GSSAThe 1820 Settler Correspondence
 as preserved in the National Archives, Kew
 and edited by Sue Mackay

1820 Settler Correspondence before emigration

ALL the 1819 correspondence from CO48/41 through CO48/46 has been transcribed whether or not the writers emigrated to the Cape. Those written by people who did become settlers, as listed in "The Settler Handbook" by M.D. Nash (Chameleon Press 1987), are labelled 1820 Settler and the names of actual settlers in the text appear in red.

COOTE, Dr.C.

National Archives, Kew CO48/42, 375

Doctors Commons

Sept 30 1819

Sir,

Making use of the name of Dr. ADAMS as an Introduction I beg leave to request some precise information with regard to the intended Colony in the Cape District. Will an able bodied person, of or above the age of 18 years, going out under the protection of the Head of a Party of adventurers, be allowed to become a proprietor of a hundred acres, if he should offer from his own resources the desired deposit; or will he be merely one of the satellites of a superior planet? For that point does not clearly appear from the circular notice. Will he be only a tenant, at will, of the house that he may erect? It would also be a gratification to me to learn from you whether the old Colony will, as far as may be practicable, meet the immediate exigencies of the strangers who may otherwise be exposed, even if they should not be destitute of money, to serious Privations and Dangers? Apologising for my Freedom I remain Sir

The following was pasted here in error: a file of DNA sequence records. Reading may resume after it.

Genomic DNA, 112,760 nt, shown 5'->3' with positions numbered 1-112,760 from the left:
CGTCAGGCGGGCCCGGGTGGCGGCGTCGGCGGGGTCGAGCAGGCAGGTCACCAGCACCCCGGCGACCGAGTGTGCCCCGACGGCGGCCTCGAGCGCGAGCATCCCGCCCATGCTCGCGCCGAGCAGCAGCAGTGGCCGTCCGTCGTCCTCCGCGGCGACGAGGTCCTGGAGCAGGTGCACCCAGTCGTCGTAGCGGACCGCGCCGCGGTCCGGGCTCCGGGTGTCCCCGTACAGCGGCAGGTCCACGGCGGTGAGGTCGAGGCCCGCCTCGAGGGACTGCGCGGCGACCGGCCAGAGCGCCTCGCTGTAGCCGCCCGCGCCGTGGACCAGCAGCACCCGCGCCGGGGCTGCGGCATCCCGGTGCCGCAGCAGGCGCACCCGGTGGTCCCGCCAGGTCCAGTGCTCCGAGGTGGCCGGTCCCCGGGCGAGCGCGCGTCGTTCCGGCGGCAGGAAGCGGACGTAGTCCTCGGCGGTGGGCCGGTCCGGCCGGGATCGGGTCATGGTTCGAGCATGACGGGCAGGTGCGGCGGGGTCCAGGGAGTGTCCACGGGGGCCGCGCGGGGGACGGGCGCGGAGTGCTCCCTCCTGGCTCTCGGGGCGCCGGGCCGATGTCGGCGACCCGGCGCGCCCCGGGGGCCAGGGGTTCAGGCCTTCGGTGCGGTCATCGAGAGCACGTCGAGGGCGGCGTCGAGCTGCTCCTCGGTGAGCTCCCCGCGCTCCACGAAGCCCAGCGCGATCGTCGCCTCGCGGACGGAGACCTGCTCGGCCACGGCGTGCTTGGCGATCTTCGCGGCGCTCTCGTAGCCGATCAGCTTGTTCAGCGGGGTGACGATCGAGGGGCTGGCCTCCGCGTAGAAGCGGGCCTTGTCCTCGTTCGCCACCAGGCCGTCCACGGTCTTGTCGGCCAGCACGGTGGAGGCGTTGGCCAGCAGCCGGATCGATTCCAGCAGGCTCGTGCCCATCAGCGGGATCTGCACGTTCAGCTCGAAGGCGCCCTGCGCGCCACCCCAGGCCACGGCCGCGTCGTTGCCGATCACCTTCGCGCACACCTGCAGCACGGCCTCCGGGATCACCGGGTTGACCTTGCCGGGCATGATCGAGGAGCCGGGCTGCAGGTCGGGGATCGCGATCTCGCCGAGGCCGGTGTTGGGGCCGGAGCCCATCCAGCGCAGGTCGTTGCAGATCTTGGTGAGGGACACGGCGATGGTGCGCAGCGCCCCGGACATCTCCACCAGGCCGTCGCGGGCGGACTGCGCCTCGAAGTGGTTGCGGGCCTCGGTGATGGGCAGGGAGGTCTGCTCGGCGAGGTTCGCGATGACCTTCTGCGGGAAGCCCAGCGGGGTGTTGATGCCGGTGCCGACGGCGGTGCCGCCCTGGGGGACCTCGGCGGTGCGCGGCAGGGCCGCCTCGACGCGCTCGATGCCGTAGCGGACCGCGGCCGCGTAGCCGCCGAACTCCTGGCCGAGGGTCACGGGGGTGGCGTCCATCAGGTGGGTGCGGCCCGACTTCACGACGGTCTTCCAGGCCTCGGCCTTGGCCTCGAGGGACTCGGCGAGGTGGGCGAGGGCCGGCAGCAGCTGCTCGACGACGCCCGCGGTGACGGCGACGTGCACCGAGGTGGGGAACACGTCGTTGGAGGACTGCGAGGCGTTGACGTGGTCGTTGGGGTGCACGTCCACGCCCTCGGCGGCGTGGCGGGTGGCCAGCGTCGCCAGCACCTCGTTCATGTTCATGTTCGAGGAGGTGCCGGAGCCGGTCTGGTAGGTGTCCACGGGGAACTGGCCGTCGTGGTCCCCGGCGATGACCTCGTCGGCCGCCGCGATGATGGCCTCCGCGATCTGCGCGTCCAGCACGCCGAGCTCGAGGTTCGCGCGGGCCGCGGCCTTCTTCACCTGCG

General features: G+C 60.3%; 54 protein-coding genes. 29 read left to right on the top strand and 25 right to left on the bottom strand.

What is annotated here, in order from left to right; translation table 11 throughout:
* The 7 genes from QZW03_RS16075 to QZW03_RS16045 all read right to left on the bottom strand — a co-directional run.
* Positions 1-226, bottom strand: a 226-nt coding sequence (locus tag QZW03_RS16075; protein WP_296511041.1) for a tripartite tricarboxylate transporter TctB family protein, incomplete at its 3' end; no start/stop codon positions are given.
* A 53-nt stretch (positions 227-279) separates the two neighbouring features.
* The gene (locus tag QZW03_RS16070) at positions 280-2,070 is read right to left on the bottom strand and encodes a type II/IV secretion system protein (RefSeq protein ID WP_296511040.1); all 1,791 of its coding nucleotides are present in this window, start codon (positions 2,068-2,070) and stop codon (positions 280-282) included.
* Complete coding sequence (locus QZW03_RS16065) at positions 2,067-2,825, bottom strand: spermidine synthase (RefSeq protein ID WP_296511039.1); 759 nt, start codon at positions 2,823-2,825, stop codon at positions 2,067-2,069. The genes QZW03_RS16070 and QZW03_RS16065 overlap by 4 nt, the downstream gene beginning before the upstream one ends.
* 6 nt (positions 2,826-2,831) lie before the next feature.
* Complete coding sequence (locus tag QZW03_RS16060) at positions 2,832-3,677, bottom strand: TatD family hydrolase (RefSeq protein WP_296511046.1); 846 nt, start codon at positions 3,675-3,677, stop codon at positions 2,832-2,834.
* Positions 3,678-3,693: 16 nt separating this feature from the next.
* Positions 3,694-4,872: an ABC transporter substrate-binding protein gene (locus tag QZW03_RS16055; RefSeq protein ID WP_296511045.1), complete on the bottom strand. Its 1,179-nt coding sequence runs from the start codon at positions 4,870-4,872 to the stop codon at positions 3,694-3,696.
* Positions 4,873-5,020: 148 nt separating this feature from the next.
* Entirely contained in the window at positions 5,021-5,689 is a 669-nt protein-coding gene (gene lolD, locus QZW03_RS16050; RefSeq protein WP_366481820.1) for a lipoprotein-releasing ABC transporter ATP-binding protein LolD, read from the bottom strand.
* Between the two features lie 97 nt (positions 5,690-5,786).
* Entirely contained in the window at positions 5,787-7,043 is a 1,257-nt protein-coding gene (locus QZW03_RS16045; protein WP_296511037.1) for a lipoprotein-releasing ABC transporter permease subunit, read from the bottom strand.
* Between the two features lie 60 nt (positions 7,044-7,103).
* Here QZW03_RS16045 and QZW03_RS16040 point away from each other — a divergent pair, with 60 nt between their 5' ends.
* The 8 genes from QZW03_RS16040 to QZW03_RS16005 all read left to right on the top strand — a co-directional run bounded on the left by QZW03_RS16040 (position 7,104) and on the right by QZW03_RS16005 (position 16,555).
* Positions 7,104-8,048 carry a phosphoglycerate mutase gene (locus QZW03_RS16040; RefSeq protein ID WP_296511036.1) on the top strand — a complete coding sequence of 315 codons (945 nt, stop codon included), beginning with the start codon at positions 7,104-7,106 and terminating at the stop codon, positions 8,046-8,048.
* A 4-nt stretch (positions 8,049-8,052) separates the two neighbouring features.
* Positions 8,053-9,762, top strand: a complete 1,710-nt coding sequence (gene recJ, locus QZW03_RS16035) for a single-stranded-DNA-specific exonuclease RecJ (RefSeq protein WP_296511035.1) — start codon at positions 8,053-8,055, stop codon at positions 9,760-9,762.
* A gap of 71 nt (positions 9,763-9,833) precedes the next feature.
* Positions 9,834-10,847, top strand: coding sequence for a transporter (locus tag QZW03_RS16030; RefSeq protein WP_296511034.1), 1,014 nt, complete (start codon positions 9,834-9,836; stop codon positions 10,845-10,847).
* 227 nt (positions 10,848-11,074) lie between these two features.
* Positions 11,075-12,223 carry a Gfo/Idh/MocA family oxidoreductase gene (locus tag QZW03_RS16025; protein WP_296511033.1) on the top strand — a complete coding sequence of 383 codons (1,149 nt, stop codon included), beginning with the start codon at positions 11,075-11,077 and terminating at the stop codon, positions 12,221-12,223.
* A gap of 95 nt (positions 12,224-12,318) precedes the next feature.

Your most obedient servant

C. COOTE

 

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National Archives, Kew CO48/42, 489

Doctors Commons

Nov 4 1819

Dr. COOTE presents his most respectful compliments to Mr. GOULBURN and will be greatly obliged to him if he will state whether those Persons who are now employed in collecting Parties for the new Colony in Southern Africa are authorised (as they say they are) to distribute land of 10 acres or moreto any able bodied male of the Party after a Voyage undertaken at private expense. Mr. GLASSFORD hopes to take out two hundred persons in one ship, but the Doubt is whether they will enjoy all the advantages promised by the Government, except the preliminary Benefits of a gratuitous conveyance and of support during the voyage.

 

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National Archives, Kew CO48/42, 509

College Square

Doctors Commons

Nov 17 1819

My Lord,

Making use of my Oxonian friend the Bishop of Norwich I merely beg leave to ask a single question relative to the new Colony in Southern Africa. Notwithstanding the declared Completion of the number of Persons included within the Effect and Benefit of the Parliamentary Grant, some respectable individuals are employed in collecting Parties for the same Voyages. These adventurers (it is obvious) are to go at their own Expense, but as I am interested in this affair on behalf of my son, I should be exceedingly obliged to your Lordship if your would inform me whether the Leaders of these Parties are authorised (as they say they are) to divide Land among their associates under the auspices of the Government upon the same terms which are offered to those who will be gratuitously conveyed.

I am my Lord your most obedient servant

C. COOTE

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